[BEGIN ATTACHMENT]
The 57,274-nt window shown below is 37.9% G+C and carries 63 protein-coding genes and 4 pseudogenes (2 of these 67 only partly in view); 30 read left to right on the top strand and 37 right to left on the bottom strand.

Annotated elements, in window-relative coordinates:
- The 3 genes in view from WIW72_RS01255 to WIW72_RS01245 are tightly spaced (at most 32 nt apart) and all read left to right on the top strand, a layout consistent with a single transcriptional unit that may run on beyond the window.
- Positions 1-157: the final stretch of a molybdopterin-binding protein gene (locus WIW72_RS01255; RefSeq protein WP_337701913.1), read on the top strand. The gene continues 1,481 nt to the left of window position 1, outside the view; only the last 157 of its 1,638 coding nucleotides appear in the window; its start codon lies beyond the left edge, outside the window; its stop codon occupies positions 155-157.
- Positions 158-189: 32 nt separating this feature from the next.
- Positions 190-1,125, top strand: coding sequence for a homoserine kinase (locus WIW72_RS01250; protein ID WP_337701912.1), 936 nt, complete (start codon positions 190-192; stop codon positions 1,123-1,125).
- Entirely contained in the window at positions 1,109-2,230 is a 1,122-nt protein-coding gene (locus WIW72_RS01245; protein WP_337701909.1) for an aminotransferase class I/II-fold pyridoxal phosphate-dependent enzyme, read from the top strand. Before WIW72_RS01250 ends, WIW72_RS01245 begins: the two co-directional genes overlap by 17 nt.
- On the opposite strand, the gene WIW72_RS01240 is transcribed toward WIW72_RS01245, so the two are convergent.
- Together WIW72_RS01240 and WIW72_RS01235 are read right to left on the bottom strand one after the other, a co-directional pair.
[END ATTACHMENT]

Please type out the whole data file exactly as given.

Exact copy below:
The 57,274-nt window shown below is 37.9% G+C and carries 63 protein-coding genes and 4 pseudogenes (2 of these 67 only partly in view); 30 read left to right on the top strand and 37 right to left on the bottom strand.

Annotated elements, in window-relative coordinates:
- The 3 genes in view from WIW72_RS01255 to WIW72_RS01245 are tightly spaced (at most 32 nt apart) and all read left to right on the top strand, a layout consistent with a single transcriptional unit that may run on beyond the window.
- Positions 1-157: the final stretch of a molybdopterin-binding protein gene (locus WIW72_RS01255; RefSeq protein WP_337701913.1), read on the top strand. The gene continues 1,481 nt to the left of window position 1, outside the view; only the last 157 of its 1,638 coding nucleotides appear in the window; its start codon lies beyond the left edge, outside the window; its stop codon occupies positions 155-157.
- Positions 158-189: 32 nt separating this feature from the next.
- Positions 190-1,125, top strand: coding sequence for a homoserine kinase (locus WIW72_RS01250; protein ID WP_337701912.1), 936 nt, complete (start codon positions 190-192; stop codon positions 1,123-1,125).
- Entirely contained in the window at positions 1,109-2,230 is a 1,122-nt protein-coding gene (locus WIW72_RS01245; protein WP_337701909.1) for an aminotransferase class I/II-fold pyridoxal phosphate-dependent enzyme, read from the top strand. Before WIW72_RS01250 ends, WIW72_RS01245 begins: the two co-directional genes overlap by 17 nt.
- On the opposite strand, the gene WIW72_RS01240 is transcribed toward WIW72_RS01245, so the two are convergent.
- Together WIW72_RS01240 and WIW72_RS01235 are read right to left on the bottom strand one after the other, a co-directional pair.